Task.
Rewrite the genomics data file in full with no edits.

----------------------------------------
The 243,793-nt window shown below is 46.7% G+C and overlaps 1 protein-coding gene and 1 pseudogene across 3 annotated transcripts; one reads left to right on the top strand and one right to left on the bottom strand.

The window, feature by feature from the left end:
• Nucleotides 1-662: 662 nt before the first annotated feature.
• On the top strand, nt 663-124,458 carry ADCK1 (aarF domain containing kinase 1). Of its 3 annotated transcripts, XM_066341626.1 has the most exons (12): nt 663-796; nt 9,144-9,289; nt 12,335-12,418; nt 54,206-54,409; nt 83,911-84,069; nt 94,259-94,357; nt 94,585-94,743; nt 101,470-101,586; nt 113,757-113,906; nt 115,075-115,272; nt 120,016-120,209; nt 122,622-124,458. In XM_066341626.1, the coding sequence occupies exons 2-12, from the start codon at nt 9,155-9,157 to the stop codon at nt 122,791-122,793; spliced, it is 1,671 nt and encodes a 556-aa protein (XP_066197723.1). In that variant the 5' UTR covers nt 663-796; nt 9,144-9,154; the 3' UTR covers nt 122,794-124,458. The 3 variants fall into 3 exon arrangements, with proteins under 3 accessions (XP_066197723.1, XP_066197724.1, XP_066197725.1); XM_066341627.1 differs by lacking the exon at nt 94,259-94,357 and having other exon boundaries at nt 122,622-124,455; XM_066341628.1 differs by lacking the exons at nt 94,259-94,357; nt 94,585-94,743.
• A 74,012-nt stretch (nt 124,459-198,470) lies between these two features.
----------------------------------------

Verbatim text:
The 243,793-nt window shown below is 46.7% G+C and overlaps 1 protein-coding gene and 1 pseudogene across 3 annotated transcripts; one reads left to right on the top strand and one right to left on the bottom strand.

The window, feature by feature from the left end:
• Nucleotides 1-662: 662 nt before the first annotated feature.
• On the top strand, nt 663-124,458 carry ADCK1 (aarF domain containing kinase 1). Of its 3 annotated transcripts, XM_066341626.1 has the most exons (12): nt 663-796; nt 9,144-9,289; nt 12,335-12,418; nt 54,206-54,409; nt 83,911-84,069; nt 94,259-94,357; nt 94,585-94,743; nt 101,470-101,586; nt 113,757-113,906; nt 115,075-115,272; nt 120,016-120,209; nt 122,622-124,458. In XM_066341626.1, the coding sequence occupies exons 2-12, from the start codon at nt 9,155-9,157 to the stop codon at nt 122,791-122,793; spliced, it is 1,671 nt and encodes a 556-aa protein (XP_066197723.1). In that variant the 5' UTR covers nt 663-796; nt 9,144-9,154; the 3' UTR covers nt 122,794-124,458. The 3 variants fall into 3 exon arrangements, with proteins under 3 accessions (XP_066197723.1, XP_066197724.1, XP_066197725.1); XM_066341627.1 differs by lacking the exon at nt 94,259-94,357 and having other exon boundaries at nt 122,622-124,455; XM_066341628.1 differs by lacking the exons at nt 94,259-94,357; nt 94,585-94,743.
• A 74,012-nt stretch (nt 124,459-198,470) lies between these two features.